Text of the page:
Does the New Dillinger Movie Speak to Our Worries?





Mr. Briley is Assistant Headmaster, Sandia Preparatory School.

           It is difficult to view director Michael Mann’s new film Public Enemies, featuring Johnny Depp as John Dillinger and Christian Bale as F.B.I agent Melvin Purvis, without thinking of the classic 1960s film Bonnie and Clyde (1967).  Public Enemies probably deserves some credit for taking fewer liberties with the historical record than Bonnie and Clyde, but as a film text the 1967 picture directed by Arthur Penn tells us far more about the 1960s than it does about the depression decade in which it is set.  On the other hand, the stories of Dillinger and Purvis, as told by Mann, suggest that perhaps we could use some of the 1960s romanticism captured in Bonnie and Clyde.

            Executives at Warner Brothers did not know what to do with the 1967 crime feature starring Faye Dunaway and Warren Beatty in the title roles.   Believing that the film, with its graphic violence juxtaposed to comic scenes and the music of Lester Flatt and Earl Scruggs, would confuse audiences, the studio wrote off the Warren Beatty produced film as a second feature for the drive-in movie crowd.  Bonnie and Clyde, however, resonated with younger audiences and European critics, earning a second look by Hollywood.  The film eventually garnered ten Academy Award nominations, including Best Picture, and is considered today as one of Hollywood’s most influential films.

            As rendered in the Oscar-nominated script by David Newman and Robert Benton, Bonnie and Clyde are beautiful young innocents in rebellion against the establishment.  An important point is that Bonnie and Clyde are outlaws rather than gangsters.  The outlaw image is that of the individual who is rebelling against an oppressive society somewhat in the nature of Eric Hobsbawm’s notion of the primitive rebel.  The gangster, on the other hand, smacks of organized crime and lacks the romantic revolutionary symbol of the outlaw as a Robin Hood type often supported by the common people.  The historical reality of Clyde Barrow and Bonnie Parker is certainly more complicated as is demonstrated in the recent biography by Jeff Guinn, Go Down Together:  The True, Untold Story of Bonnie and Clyde (Simon and Schuster, 2001).

            The film begins with Bonnie looking through the bars of her frame bed as if imprisoned.  The young woman is a waitress with few options in the depression-era environment of rural Texas.  A sense of adventure, however, presents itself in the guise of a small-time crook, Clyde Barrow.  The young couple begin their crime spree in a somewhat playful fashion, robbing seemingly faceless and heartless institutions such as banks--which the film reminds audiences were foreclosing upon the homes of helpless farmers who are forced to become Dust Bowl migrants.  In one scene (repeated in Public Enemies with John Dillinger), Clyde asks a farmer whether some cash belongs to him or the bank.  The overalls-clad farmer claims that the money is his, and Clyde implores him to keep the cash as the Barrow gang is out to rob banks, not common folks.  Thus, Bonnie and Clyde are depicted as outlaws in rebellion against corrupt institutions out to fleece the folks; explaining why migrants along the road are willing to aid them.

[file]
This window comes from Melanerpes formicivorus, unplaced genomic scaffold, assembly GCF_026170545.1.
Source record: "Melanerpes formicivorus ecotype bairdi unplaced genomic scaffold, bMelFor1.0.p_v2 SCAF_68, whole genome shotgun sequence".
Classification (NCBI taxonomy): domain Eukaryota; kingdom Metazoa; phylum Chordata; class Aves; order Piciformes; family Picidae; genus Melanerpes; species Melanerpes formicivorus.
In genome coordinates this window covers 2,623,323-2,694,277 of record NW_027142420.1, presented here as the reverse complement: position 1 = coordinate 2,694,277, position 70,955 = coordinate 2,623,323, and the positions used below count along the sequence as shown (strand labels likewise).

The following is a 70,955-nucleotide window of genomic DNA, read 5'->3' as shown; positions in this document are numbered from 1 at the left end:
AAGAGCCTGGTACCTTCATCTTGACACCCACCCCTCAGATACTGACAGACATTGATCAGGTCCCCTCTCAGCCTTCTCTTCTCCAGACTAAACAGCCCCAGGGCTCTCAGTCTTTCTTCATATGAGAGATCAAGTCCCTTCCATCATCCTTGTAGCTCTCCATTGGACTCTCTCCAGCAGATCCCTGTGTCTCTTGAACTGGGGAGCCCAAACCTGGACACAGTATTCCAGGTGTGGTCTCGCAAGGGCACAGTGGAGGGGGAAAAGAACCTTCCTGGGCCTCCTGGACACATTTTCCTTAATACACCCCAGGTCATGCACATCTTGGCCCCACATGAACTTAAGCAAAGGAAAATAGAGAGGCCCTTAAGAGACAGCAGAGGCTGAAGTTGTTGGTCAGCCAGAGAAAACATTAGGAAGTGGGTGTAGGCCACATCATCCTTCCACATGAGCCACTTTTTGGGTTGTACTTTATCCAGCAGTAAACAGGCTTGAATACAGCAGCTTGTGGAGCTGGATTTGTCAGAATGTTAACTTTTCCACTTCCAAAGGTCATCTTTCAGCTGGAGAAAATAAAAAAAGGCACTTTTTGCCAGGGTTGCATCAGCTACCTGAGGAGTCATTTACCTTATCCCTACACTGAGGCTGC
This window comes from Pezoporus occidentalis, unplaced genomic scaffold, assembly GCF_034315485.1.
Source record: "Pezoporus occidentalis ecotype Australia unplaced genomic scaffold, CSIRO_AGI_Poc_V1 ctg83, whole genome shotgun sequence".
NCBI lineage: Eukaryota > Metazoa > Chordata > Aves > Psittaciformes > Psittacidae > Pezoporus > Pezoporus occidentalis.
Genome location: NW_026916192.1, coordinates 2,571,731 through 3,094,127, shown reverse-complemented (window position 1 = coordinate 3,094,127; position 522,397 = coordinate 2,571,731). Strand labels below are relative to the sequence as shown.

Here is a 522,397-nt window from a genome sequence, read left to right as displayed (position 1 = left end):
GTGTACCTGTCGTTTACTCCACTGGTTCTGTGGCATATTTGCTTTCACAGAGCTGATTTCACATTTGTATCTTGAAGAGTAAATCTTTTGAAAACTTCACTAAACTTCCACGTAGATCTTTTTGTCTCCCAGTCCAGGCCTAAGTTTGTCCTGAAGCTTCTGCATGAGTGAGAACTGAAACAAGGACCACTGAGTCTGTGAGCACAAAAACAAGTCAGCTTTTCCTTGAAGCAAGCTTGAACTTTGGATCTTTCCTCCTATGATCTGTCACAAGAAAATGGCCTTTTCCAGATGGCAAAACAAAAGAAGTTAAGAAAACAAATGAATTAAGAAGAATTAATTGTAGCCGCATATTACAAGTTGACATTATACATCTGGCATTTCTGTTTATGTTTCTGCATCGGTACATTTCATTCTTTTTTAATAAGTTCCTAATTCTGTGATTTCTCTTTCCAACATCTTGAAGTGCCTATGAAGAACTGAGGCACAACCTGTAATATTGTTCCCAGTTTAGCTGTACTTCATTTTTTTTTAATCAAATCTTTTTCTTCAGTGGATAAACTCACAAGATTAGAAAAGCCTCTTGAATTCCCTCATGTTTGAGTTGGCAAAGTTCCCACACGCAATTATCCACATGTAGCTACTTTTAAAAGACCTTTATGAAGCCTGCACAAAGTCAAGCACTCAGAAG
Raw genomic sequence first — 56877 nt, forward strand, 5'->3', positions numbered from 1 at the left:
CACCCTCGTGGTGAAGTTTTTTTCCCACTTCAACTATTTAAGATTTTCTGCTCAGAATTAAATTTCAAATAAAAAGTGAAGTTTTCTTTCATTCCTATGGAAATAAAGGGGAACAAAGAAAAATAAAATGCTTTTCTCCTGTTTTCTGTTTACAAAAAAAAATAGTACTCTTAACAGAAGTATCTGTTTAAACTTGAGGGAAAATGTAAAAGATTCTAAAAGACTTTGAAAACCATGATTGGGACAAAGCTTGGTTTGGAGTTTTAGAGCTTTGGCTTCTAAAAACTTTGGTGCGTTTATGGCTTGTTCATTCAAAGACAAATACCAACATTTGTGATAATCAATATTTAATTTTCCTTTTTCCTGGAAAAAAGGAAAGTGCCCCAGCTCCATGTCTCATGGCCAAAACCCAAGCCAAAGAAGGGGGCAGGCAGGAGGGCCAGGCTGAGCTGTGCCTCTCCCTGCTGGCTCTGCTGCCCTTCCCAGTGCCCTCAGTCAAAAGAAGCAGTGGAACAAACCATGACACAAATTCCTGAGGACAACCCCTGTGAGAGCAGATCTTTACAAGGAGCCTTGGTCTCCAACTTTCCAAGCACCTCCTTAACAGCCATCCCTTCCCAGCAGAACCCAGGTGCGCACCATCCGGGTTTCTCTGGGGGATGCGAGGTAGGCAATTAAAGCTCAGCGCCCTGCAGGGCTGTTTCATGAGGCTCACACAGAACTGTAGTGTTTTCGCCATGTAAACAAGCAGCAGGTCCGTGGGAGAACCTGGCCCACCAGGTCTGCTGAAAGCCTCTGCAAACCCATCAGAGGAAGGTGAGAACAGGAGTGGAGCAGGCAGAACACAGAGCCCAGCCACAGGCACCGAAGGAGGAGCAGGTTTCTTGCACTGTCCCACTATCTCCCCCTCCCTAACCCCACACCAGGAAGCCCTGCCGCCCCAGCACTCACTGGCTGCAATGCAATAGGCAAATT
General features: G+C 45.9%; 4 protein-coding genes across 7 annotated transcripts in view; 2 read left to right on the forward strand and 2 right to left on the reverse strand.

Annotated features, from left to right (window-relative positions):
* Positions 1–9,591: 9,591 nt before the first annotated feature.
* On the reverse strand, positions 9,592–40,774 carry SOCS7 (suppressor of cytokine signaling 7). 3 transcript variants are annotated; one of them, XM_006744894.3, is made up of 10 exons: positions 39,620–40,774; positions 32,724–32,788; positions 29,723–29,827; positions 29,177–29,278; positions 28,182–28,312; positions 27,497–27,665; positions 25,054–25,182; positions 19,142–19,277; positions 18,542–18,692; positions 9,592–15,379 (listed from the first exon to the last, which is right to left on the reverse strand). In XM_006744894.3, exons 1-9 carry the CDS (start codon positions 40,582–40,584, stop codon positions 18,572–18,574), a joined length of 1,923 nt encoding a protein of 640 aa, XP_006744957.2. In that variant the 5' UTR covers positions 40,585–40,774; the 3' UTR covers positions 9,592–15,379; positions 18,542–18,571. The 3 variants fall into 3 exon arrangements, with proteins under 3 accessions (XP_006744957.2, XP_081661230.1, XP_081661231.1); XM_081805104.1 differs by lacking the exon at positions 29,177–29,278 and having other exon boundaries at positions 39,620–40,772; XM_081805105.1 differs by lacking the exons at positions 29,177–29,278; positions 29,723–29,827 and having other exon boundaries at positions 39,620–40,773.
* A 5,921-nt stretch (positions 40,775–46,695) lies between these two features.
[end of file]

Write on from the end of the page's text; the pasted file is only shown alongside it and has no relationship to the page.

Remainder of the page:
Of course, most young people in the 1960s were not prepared to enlist as bank robbers; no matter how “cool” they perceived Bonnie and Clyde to be.  They could, however, identify with the film’s protagonists as individuals; believing that their futures were circumscribed by large impersonal forces and institutions such as the university, big business, and the military draft.  This sense of alienation among many young people was reflected in the Port Huron Statement’s call for participatory democracy as well as in other manifestations of popular culture such as The Graduate (1967).  While the 1960s did not suffer an economic collapse which threatened the livelihood of Americans, the turbulent decade shared with the depression period a sense that American institutions were failing the people and the system was not working.  Thus, the times called for some type of rebellion or individual expression against convention.

            While as primitive rebels, Bonnie and Clyde robbed banks, most of the violence in the film is initiated by the authorities.  Clyde pistol whips a grocery store owner who attacks him with a meat cleaver while the outlaw is taking food from the store at gunpoint.  An incredulous Clyde wonders why the man tried to kill him as he was only attempting to get some food.  When Clyde kills his first man, it is because the bandit panics when inept accomplice C. W. Moss (Michael J. Pollard) parallel parks the get away car and a bank clerk leaps on to the automobile.  Rather than glorifying this deed, Clyde is remorseful and angry with Moss.  The three most violent episodes in the film are all assaults upon the Barrow gang by the establishment intent upon killing the outlaws.  The ambush in which Bonnie and Clyde are murdered is orchestrated by Texas Ranger Frank Hamer (Denver Pyle), who seeks revenge against the Barrow gang for humiliating him.  The Barrow gang captured Hamer and forced the lawman to pose for pictures with the outlaws.  When Bonnie kisses the captive, he spits in her face.  Is this simply disgust with Bonnie or is it an effort to repress sexual desire aroused by the kiss?